The high deserts are also seeing lots of dove. Birds are using established flyways across Hwy. 395, between Lone Pine and Bishop, and the Lower Owens Valley should provide good gunning. The DWP continues to release water through the Lower Owens River and this has re-established wetlands and habitat that is ideally suited for dove and other upland game birds. Hunters can access these flyways by taking roads leading down into the valley floor. It is usually an early morning and early afternoon flight of birds that wing over huntable property, but some of the land is posted, so make sure that you plan your hunt accordingly. A stop at Lone Pine Sporting Goods or Culver’s Sporting Goods in Bishop would be a good idea if you have any questions about spots that are open for dove hunting.

No dove hunting will be allowed on the Kern National Wildlife Refuge, but there are un-posted hunting spots in the southern end of the San Joaquin Valley and clear on over to the outskirts of Bakersfield. WON received a couple of reports from hunters out scouting in Kern County and they reported seeing about the same number of birds that they have seen over the past couple of good years.

Bitterwater Outfitters will offer dove hunting again this season, as it hunts over unharvested wheat fields and around watering holes.

“This area of the central valley is starting to attract a lot of mourning dove and I see no reason to expect less than limits over the opening week of shooting. This flyway always seems to hold a good population of mourning dove and they traditionally stick around in huntable numbers through the second season. We will be offering hunters a chance to combo up on wild hogs if they book a multi-day hunt package with us,” said master guide Clayton Grant of Bitterwater Outfitters.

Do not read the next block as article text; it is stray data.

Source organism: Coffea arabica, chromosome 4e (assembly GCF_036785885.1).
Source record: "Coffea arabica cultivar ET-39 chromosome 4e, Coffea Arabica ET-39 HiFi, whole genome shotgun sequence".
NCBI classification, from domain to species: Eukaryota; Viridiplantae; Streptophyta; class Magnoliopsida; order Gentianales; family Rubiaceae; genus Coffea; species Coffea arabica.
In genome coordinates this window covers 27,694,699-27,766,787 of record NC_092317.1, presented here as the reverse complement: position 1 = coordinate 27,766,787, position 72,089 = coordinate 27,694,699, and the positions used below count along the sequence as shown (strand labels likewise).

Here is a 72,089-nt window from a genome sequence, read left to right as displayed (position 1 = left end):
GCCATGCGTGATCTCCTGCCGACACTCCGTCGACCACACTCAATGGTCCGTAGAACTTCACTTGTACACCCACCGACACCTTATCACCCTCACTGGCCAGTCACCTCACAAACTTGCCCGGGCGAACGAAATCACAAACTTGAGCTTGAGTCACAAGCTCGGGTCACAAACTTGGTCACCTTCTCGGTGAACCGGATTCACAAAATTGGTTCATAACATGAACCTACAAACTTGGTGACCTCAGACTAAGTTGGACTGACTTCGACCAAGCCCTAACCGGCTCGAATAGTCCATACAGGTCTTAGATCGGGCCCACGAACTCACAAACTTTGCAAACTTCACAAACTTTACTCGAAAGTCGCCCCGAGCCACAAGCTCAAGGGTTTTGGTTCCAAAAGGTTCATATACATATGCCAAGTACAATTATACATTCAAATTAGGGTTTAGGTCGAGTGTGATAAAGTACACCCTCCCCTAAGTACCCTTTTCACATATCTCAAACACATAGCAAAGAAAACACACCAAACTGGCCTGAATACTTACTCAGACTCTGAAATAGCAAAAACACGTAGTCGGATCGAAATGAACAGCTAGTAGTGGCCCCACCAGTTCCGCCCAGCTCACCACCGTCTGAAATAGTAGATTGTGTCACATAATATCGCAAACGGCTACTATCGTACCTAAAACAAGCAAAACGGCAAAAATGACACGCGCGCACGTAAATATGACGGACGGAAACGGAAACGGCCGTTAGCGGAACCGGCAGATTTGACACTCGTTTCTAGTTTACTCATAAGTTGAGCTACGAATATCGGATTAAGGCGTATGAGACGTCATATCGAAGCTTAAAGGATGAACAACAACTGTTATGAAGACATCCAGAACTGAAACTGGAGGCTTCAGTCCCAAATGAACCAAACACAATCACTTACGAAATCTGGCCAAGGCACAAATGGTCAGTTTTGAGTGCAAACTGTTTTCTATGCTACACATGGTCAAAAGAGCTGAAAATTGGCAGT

The RS Bar Guest Ranch is booked for opening day and most of opening weekend, but dove pour onto ranch property throughout the first half of the dove season. This hunting ranch should be put on a hunter’s list as an option to hunting other properties and public land that traditionally receive a lot of hunting pressure.

WON readers looking for a special place to hunt dove might want to consider attending the Quail Unlimited Dove Tuneup and BBQ, which will be held at the Triple B Clays range on Wednesday evening, the 12th of August. The San Gabriel Chapter of QU will be hosting the event and conduct a drawing for a 2-day dove/hog combo hunt at the California Department of Fish and Game’s Chimineas Ranch. A winning ticket will be drawn during the BBQ/shoot that night. For additional information, contact this very active upland game bird chapter via sgvqu@onebox.com or leave a voice mail at (866) 206-9070 xt. 6715.

The daily bag limit for dove will be 10 birds of any species, with a possession limit of twice the daily bag limit after opening day. Whitewing dove can only be harvested in Imperial, San Bernardino and Riverside counties, while mourning dove and Eurasian Collared dove are huntable throughout the state. Hunters are required to have an upland game bird heritage stamp on their hunting license and also have properly completed a Harvest Information Program form and have the appropriate stamp attached to their license. Some hunting areas require dove hunters shoot only non-toxic shoot (ie., Tejon Ranch and federal wildlife refuges)